The success of Bob Moses‘ acclaimed debut album Days Gone By has made the Brooklyn-based Canadian electronica dance duo firm fixtures at festivals around the globe. It has also become part of a burgeoning movement of DJ acts as proficient at writing lyrics and singing as it is at producing beats and electro flourishes.
Much has been made about Jimmy Vallance’s trance DJ roots and his Vancouver high school friend Tom Howie’s singer-songwriter background. Those two intersect, lending Bob Moses its unique appeal of warm vocals and guitars set against colder strains of electronic bleeps and calculated BPMs.
However, they also grew out of an underground New York warehouse scene with shows organized by the likes of ReSolute, parties at the Marcy Hotel and secret shows by Black Market Membership. The latter has a reputation for throwing hip techno warehouse parties in unique spaces that would sometimes get shut down by police.After-hours party invites would follow at dawn.
It was a scene that recognized their talents; welcomed and nurtured Bob Moses. “We were playing in the same venues as the Scissor & Thread crew,” explained Vallance. “You know they were called a crew—it was funny—very much like they were old school, hip hop. So there were crews, a label, and you had a ‘scene.’ It was also a safety net, so to speak. That was all very inspiring to us.”
It was Francis Harris, co-founder of the independent Scissor & Thread label, who named the duo Bob Moses after influential New York city planner Robert Moses. “We had been doing vocal tracks for our friends at the label, then one day Francis said, ‘We want you to put out your own records,'” Vallance said. “A few days later, he called us back and said, ‘You should use the name Bob Moses.’ We couldn’t think of anything better so Bob Moses it was.”
“We knew from the get-go we wanted to do something that had cool production sounds but also that organic appeal of singing and playing guitars,” Vallance said. “We didn’t just want to be a rock band doing a techno record, or a techno act doing a rock record. We were listening to a lot of Massive Attack and then James Blake’s first record came out.”
When he was still in his teens, Vallance had signed with a New York management company to ghostwrite music for other artists. When he moved to Brooklyn several years later, the company hooked him up with Sia to worked on some of her music.
“This was the pre-EDM craze, in 2008,” Vallance said. “Her music was far from what she’s doing today. I did a remix for one of the tracks on Some People Have Real Problems and it did quite well. Pete Tong played it on BBC 1 and I was so excited. But I do remember thinking at that time, ‘Why am I remixing this?’ She seemed more like an indie artist. Now I can see it’s more the direction that her music has since taken.”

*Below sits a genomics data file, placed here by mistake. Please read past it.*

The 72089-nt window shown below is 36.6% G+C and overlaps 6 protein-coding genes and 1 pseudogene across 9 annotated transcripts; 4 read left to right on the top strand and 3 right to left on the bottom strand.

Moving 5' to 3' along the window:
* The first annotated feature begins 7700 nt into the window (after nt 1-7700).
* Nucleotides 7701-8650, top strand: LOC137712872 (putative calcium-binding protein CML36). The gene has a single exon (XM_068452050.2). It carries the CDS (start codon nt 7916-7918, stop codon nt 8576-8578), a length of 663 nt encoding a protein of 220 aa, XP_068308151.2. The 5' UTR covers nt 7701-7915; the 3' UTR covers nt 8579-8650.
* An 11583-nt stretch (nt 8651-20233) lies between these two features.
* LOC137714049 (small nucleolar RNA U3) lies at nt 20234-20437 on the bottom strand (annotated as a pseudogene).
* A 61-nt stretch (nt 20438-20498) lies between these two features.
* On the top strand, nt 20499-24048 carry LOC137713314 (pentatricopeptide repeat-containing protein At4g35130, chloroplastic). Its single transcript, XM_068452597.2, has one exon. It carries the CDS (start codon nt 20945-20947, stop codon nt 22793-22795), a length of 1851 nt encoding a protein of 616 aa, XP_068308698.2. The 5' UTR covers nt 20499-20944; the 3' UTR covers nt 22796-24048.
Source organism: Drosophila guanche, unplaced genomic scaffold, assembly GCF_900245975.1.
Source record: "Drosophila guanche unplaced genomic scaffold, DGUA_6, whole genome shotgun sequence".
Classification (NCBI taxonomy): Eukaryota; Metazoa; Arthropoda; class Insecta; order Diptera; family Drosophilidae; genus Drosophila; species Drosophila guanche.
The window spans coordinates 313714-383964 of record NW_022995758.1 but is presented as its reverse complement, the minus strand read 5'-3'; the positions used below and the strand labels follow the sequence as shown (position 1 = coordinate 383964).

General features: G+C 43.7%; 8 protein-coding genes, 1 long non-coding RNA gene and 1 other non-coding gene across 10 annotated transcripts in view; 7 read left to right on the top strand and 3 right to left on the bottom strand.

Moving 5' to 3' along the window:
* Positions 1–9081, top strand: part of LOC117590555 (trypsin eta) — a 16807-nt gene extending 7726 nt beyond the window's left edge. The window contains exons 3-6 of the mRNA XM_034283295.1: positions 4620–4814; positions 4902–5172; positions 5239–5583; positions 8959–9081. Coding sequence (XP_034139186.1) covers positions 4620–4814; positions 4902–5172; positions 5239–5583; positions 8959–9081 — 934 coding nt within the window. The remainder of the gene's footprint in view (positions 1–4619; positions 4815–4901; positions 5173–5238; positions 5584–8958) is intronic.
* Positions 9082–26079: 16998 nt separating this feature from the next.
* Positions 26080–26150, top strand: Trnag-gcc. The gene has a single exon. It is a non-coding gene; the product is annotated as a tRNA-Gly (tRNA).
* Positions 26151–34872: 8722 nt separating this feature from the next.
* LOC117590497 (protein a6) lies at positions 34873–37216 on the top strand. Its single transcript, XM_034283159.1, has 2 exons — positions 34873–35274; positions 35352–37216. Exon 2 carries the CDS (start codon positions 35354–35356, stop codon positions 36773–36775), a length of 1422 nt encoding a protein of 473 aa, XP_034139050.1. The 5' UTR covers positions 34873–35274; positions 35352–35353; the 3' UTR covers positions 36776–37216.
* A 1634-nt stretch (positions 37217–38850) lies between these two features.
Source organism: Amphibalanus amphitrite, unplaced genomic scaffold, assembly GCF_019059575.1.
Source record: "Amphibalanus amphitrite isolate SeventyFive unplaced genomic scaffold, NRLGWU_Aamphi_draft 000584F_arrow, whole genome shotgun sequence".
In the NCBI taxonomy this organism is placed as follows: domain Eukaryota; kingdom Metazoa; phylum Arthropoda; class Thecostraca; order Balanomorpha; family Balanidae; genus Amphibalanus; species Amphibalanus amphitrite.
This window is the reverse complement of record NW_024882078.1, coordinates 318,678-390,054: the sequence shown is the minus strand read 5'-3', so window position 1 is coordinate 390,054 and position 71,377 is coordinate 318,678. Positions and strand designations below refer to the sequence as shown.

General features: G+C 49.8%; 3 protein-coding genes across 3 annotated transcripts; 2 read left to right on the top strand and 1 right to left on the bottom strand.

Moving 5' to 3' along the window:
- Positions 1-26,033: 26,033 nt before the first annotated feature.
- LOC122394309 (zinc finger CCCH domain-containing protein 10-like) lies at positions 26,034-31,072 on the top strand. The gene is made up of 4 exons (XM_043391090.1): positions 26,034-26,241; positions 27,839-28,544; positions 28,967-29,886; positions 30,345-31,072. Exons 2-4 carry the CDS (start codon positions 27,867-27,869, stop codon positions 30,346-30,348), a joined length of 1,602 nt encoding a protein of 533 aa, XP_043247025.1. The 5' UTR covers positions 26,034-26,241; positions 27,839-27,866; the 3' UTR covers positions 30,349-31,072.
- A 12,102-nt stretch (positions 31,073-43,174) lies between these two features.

What Vallance could see back then was dance music attempting to redefine itself. So he took a trip to Berlin to immerse himself deeper into the dance music scene. “There was no scene in the U.S. for the more poppy stuff at that time,” he said. “By the time Tom and I hooked up, I could see that the music I wanted to make hadn’t quite been made yet. But I couldn’t sing for shit. With Tom, I knew we could do it.”
When a disillusioned Howie talked about heading back to Vancouver, Vallance convinced him to stay, move into his apartment and to keep on making music together. The move paid off. While the mainstream DJ circuit was still preoccupied with celebrities and ‘dropping the bass,’ Bob Moses and a few others like James Blake and Nicholas Jaar were making music that was measured, concerned with the empty spaces between the notes. It wasn’t unlike how rap crews in the ’80s were concerned with the break—the parts of a song with a breather from the vocal parts. Bob Moses naturally gravitated to them.
Days Gone By thrives with tracks like “Tearing Me Up” and “Talk,” with their low-sub, sedative rhythms of deep house. Nothing is in the higher tempos. As a result, album opener “Like It Or Not” goes on for more than six minutes, giving new listeners a good introduction to the duo’s minimalist and atmospheric aesthetic.
How do Vallance and Howie know when a track has enough breathing space, or if it is somnambulistic to the point of boredom?
“That’s the stuff I lose sleep over,” Vallance said. “On the album, ‘Tearing Me Up’ is a good example. It’s the biggest dance track now but isn’t that always the way? We finished it fast, everything just came together and it felt good. Then we listened to it again and it felt like nothing was happening. There was lots of space to notice the flaws.”
They started to second-guess themselves and found that they couldn’t get the track to sound big enough. Then it lacked a balance of empathy and warmth in vocals that had become the hallmark to the Bob Moses sound.
“By the time we took it in to be mixed it was a mess. When it came back, it was like night and day. Of course, if you heard it, you may have thought they might only be a 5-percent difference,” Vallance said, laughing. “Sometimes you need to send your music elsewhere to be mixed, if only so you can fall in love with the sound of your own music again.”
Follow Celine Teo-Blockey at Twitter.com/CelineT_Blockey.